Donald Trump News for June 10, 2016

Friday, June 10, 2016 by

(Trump.newsEasy does it, Mr. Speaker: House Speaker Paul Ryan’s first year has been, um, a “learning experience,” to say the least, and it very well could be he was elevated to the position long before he was actually ready for it. That may be one way to explain his inability to escape criticism from a very restive party that is trying to complete the trifecta of holding onto the House and Senate while regaining the presidency…with Donald J. Trump at the helm.

It’s obvious that Trump is not Ryan’s first choice to lead the party against presumptive (and very damaged) Democratic nominee Hillary Clinton, but that’s who voters chose and so now Ryan must learn to get on board with that choice and stop carping so much at the party’s standard-bearer. That is the message from Senate Republicans who are much more comfortable with how their chief, Senate Majority Leader Mitch McConnell of Kentucky, handles Trump. As reported by The Hill:

Speaker Paul Ryan’s handling of Donald Trump is coming under criticism from Senate Republicans, many of whom prefer the way their leader, Mitch McConnell, deals with the unconventional candidate.

McConnell, the Senate majority leader from Kentucky, has steadfastly declined to call Trump’s criticism of a federal judge “racist,” a term that Ryan pointedly deployed.

“It sets up journalists to ask, ‘Do you agree with Paul Ryan that it was racist?” said an aide to a vulnerable GOP senator

Trump set off a firestorm last week by claiming that a Mexican-American federal judge handling a lawsuit against Trump University was biased because of his heritage.

Republican lawmakers on both sides of the Capitol swiftly expressed strong disapproval but Ryan ratcheted up the criticism significantly by calling it “the textbook definition of a racist comment.” 

Of course, the “racism” description is a term the political Left uses to silence opposition to any race- or ethnic-related issue, even when there is no real racism or bigotry (like when Republicans and Trump call for enforcing current immigration laws). So naturally congressional Republicans aren’t comfortable when their own House Speaker uses the term. There’s more, and you should read it, here.

And speaking of the Speaker, are his motives for criticizing Trump self-serving? Could be, according to The Daily Caller:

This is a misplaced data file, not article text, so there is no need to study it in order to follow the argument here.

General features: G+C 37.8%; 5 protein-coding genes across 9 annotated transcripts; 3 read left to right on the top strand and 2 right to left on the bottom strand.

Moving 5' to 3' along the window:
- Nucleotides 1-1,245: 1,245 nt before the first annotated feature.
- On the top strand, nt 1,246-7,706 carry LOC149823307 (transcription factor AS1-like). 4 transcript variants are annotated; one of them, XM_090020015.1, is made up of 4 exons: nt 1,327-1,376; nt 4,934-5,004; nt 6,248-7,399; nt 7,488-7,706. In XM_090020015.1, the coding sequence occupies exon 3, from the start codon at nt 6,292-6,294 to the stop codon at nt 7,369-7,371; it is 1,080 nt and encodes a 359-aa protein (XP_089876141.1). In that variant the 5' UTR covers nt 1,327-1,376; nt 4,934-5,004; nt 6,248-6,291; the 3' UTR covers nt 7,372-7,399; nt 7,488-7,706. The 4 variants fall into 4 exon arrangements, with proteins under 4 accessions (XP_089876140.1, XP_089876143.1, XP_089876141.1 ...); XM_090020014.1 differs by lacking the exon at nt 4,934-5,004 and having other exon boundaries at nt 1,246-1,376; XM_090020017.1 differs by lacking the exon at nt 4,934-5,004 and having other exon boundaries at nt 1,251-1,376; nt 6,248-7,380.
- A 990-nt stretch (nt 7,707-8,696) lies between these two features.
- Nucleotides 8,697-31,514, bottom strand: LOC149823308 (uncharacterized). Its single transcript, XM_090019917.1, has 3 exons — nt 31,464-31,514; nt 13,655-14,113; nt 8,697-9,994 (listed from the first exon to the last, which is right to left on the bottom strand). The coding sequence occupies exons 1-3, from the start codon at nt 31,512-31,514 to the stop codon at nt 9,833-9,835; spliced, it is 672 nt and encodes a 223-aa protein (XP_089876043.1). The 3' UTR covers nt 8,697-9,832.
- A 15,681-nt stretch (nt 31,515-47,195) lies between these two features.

A longtime Republican financial backer who attended a New York fundraiser held by Chris Christie for Donald Trump Thursday tells The Daily Caller that most Republican donors are on board with Trump, yet House Speaker Paul Ryan is hoping Trump loses so he can run in four years.

The source tells TheDC that the reason Ryan has not been coming out strongly for Trump is because of his desire to run in four years. Former Republican presidential nominee Mitt Romney, who has been fervently anti-Trump, also wants to run in four years, according to the longtime Republican backer. Romney will be 73 in 2020. 

Politics is a dirty business, as our presumptive GOP nominee is discovering. Read more about the alleged treachery, here.

Trump’s coming speech on Monday will focus primarily on his rival’s legendary corruption. Per Politico

Donald Trump’s team is hunkering down to draft the charge sheet the presumptive GOP nominee will unveil against Hillary Clinton on Monday, intent on laying out a credible general election argument that leads voters to question her trustworthiness.

Senior campaign advisers beginning to focus on the speech cast it Wednesday as “all about pivoting to the general election.”

But many Republicans worry that the former reality TV star’s penchant for focusing on the Clintons’ personal lives and scandals of years past — he declared them “fair game” months ago as he bulldozed to the finish line of a Republican primary — could undermine the more disciplined case party leaders have been making against Clinton for a year — that the Democrat’s email controversy and actions in Benghazi show she is too irresponsible to be commander in chief.

Trump attempted to do just that on Tuesday night, sticking to more recent Clinton controversies, apparently heeding the advice of Republican National Committee Chairman Reince Priebus, who encouraged him to adopt a more coherent message that lined up neatly with GOP messaging….

“The Clintons have turned the politics of personal enrichment into an art form for themselves,” Trump said. “They’ve made hundreds of millions of dollars selling access, selling favors, selling government contracts and I mean hundreds of millions of dollars. 

There’s much more, here.


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